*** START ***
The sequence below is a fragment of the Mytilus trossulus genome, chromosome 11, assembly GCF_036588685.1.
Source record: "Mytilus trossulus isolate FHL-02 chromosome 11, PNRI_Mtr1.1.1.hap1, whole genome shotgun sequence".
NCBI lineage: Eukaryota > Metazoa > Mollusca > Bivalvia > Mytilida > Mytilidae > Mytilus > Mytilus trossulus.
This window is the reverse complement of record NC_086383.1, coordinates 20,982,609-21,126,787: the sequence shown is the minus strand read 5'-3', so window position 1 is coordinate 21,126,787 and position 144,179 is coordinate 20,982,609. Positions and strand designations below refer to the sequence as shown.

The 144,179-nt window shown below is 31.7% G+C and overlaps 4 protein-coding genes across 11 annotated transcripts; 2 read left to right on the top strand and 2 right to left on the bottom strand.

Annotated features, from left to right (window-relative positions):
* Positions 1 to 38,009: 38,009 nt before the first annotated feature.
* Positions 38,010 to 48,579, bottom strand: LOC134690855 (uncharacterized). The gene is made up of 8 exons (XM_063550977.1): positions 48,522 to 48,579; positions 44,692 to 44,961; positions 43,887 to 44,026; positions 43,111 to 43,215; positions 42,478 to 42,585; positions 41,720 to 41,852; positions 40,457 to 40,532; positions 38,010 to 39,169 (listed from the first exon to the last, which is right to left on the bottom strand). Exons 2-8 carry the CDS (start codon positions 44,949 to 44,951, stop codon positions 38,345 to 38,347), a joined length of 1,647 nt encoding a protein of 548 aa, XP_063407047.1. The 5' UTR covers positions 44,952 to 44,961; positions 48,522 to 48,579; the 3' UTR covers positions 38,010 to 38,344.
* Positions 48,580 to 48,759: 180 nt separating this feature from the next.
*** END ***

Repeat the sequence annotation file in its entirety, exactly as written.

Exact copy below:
The sequence below is a fragment of the Mytilus trossulus genome, chromosome 11, assembly GCF_036588685.1.
Source record: "Mytilus trossulus isolate FHL-02 chromosome 11, PNRI_Mtr1.1.1.hap1, whole genome shotgun sequence".
NCBI lineage: Eukaryota > Metazoa > Mollusca > Bivalvia > Mytilida > Mytilidae > Mytilus > Mytilus trossulus.
This window is the reverse complement of record NC_086383.1, coordinates 20,982,609-21,126,787: the sequence shown is the minus strand read 5'-3', so window position 1 is coordinate 21,126,787 and position 144,179 is coordinate 20,982,609. Positions and strand designations below refer to the sequence as shown.

The 144,179-nt window shown below is 31.7% G+C and overlaps 4 protein-coding genes across 11 annotated transcripts; 2 read left to right on the top strand and 2 right to left on the bottom strand.

Annotated features, from left to right (window-relative positions):
* Positions 1 to 38,009: 38,009 nt before the first annotated feature.
* Positions 38,010 to 48,579, bottom strand: LOC134690855 (uncharacterized). The gene is made up of 8 exons (XM_063550977.1): positions 48,522 to 48,579; positions 44,692 to 44,961; positions 43,887 to 44,026; positions 43,111 to 43,215; positions 42,478 to 42,585; positions 41,720 to 41,852; positions 40,457 to 40,532; positions 38,010 to 39,169 (listed from the first exon to the last, which is right to left on the bottom strand). Exons 2-8 carry the CDS (start codon positions 44,949 to 44,951, stop codon positions 38,345 to 38,347), a joined length of 1,647 nt encoding a protein of 548 aa, XP_063407047.1. The 5' UTR covers positions 44,952 to 44,961; positions 48,522 to 48,579; the 3' UTR covers positions 38,010 to 38,344.
* Positions 48,580 to 48,759: 180 nt separating this feature from the next.